Petroleum group discounts ethanol's role in gas prices

By Kris Bevill | February 27, 2012

In a Feb. 22 press call to discuss rising gas prices, the American Petroleum Institute’s chief economist, John Felmy, blamed crude oil prices for high prices at the pump, and said refinery closures and increasing exports of U.S. gas and diesel are not major factors in the spike in prices. Felmy said that, in fact, U.S. refineries produced record amounts of gasoline in 2011 and in January, due to their ability to produce more gasoline and diesel from every barrel of crude. He also noted that the use of biofuels has reduced the amount of petroleum fuels needed in the market. “We’ve had a mandate to have more biofuels in the refinery stream and so the total finished gasoline supplies have gone up as a function of all those things,” he said.

Felmy declined to acknowledge ethanol’s role in staving off even higher gas prices, however, despite consistent claims from the ethanol industry that the price of gas would be up to 10 cents higher per gallon if ethanol were not being blended. Instead, he indicated that API believes ethanol is an added expense for refiners. “Right now, the cost of ethanol on an equivalent Btu basis is above the cost of Refiners Blendstock for Oxygenated Blending,” he said. On Feb. 21, for example, he said ethanol’s price on a Btu basis was $3.34 per gallon whereas RBOB on a Btu basis was $3.07.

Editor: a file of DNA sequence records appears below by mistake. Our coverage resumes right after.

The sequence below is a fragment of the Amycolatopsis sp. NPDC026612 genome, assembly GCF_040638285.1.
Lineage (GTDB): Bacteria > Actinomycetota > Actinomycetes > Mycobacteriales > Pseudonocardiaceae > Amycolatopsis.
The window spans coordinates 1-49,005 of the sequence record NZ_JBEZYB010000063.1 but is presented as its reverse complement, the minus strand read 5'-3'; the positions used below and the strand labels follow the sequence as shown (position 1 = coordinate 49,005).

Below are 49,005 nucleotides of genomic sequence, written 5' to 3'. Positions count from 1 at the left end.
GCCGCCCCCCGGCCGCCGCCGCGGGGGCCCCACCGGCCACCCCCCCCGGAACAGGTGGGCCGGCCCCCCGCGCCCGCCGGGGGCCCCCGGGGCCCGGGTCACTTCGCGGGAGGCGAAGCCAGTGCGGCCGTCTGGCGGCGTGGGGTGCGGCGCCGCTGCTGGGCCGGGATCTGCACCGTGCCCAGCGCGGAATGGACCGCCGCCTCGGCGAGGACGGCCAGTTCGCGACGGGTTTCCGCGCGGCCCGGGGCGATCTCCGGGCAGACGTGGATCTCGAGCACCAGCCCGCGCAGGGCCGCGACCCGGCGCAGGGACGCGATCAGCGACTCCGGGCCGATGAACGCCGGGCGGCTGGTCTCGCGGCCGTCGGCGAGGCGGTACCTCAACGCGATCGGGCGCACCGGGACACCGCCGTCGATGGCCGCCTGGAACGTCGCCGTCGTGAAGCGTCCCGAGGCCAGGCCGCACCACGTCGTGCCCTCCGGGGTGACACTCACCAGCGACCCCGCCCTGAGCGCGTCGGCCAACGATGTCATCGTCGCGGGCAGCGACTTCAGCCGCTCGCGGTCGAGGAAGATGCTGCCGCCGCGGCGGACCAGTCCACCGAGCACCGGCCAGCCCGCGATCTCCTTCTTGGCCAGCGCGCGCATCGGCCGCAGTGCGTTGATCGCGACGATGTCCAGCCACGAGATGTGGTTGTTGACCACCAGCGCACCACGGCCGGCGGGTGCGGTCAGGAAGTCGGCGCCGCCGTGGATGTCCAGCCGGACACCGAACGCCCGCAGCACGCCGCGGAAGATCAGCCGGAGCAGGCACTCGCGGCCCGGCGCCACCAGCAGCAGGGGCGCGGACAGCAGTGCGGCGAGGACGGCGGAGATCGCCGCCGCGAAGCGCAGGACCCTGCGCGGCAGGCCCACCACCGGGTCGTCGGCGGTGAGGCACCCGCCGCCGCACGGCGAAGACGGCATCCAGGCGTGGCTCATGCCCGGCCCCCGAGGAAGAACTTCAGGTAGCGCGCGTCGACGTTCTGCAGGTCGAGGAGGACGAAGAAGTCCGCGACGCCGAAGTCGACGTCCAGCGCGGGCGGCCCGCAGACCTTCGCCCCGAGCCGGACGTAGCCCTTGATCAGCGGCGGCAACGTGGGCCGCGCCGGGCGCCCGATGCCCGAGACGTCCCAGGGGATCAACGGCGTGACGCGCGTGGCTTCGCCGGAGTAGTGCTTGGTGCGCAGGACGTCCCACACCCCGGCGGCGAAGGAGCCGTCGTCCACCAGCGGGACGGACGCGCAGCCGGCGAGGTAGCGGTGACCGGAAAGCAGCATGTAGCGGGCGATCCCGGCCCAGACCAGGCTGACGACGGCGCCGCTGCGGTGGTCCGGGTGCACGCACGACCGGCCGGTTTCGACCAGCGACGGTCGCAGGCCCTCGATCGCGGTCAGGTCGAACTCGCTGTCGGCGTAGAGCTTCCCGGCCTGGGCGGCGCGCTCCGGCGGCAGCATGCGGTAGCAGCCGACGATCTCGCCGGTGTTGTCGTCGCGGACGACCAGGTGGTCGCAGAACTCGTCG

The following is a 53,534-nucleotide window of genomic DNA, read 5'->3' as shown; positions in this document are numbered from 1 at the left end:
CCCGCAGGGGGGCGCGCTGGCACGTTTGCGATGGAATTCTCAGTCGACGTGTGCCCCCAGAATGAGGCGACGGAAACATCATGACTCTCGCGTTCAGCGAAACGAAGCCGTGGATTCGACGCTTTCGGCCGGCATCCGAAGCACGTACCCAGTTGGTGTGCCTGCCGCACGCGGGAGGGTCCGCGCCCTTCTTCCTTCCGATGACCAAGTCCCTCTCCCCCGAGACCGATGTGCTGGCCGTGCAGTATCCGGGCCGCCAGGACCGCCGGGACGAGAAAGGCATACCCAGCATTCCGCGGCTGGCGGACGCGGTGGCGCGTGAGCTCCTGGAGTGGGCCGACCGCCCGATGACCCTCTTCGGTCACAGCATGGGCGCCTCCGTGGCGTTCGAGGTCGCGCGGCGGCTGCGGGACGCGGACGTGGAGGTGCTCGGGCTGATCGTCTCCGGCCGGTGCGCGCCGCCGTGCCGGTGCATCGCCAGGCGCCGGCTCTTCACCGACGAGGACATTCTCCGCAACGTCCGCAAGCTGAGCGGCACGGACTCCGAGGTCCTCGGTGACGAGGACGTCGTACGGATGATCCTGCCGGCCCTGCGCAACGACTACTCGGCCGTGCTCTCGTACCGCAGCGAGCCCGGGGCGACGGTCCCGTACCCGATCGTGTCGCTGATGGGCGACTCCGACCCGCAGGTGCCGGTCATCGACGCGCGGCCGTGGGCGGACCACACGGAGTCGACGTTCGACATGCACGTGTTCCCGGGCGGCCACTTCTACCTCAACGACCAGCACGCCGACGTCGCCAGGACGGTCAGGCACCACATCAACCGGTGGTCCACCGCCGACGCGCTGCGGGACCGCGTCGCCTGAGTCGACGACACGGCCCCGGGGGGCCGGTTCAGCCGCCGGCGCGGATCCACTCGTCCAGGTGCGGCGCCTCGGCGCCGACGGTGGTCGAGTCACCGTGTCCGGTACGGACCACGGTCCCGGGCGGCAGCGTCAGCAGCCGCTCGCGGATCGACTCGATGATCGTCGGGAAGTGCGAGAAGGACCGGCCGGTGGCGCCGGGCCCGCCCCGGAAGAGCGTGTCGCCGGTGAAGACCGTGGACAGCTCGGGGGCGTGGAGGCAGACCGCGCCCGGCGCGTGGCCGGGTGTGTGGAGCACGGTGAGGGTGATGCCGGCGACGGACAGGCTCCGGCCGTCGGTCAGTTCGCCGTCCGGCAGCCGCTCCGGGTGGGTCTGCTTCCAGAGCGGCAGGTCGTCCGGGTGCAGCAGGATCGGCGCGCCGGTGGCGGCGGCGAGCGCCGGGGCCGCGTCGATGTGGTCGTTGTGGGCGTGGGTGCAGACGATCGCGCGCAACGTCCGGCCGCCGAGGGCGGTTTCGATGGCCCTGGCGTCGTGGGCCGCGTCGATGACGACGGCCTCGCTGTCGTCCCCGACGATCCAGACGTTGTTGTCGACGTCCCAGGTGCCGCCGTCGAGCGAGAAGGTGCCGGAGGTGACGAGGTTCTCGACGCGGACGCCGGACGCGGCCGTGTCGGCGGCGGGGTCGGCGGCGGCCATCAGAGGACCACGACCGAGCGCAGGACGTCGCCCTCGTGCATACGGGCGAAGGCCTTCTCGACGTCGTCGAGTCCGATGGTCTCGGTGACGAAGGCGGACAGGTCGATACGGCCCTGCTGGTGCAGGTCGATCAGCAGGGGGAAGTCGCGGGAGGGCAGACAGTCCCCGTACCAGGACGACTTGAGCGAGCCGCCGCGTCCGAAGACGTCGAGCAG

Ron Lamberty, senior vice president of American Coalition for Ethanol, countered that comparing ethanol and RBOB prices on a Btu basis is not a valid argument because fuel is sold based on octane, not Btu content. “Premium gasoline has the same Btu content as unleaded - but it costs a lot more because it’s higher octane,” he said. “If three or four octane points is worth 18-20 cents in premium gasoline, ethanol should be selling for about four and half bucks. The biggest concern refiners actually have about ethanol is that they don’t make it, and they’re going to say whatever they have to say and do whatever they have to do to hold on to their 90 percent gasoline mandate.” On Feb. 23, ACE noted that ethanol wholesale prices in the Gulf Coast were about 75 cents less than gasoline and said 10 percent ethanol blends currently save consumers 7 to 10 cents per gallon compared to unleaded gasoline.

Felmy also said refiners are concerned about the potential for hefty fines from the U.S. EPA if the E10 blend wall makes it impossible for obligated parties to meet the consumption requirements of the renewable fuel standard. “If we hit that blend wall and it’s less than what the mandates are, then considerable penalties will be brought to bear,” he said. “That’s my big concern right now in terms of ethanol and what could happen. We’re not there yet, but we’re getting close.”

The ethanol industry is of course also concerned about reaching the blend wall, a concern which could be alleviated by the widespread use of E15. ACE said it expects E15 to also be a more economical choice for drivers, saving them 11 to 14 cents per gallon compared to unleaded gasoline. “While there is no easy, silver-bullet solution to reduce gas prices, unleashing the ability for American ethanol to comprise a greater share of the gasoline market through E15 would provide immediate relief at the pump,” the group said in a statement. API, however, is opposed to the move to E15 and has filed multiple lawsuits challenging the EPA’s approval of E15 for use in 2001 and newer vehicles.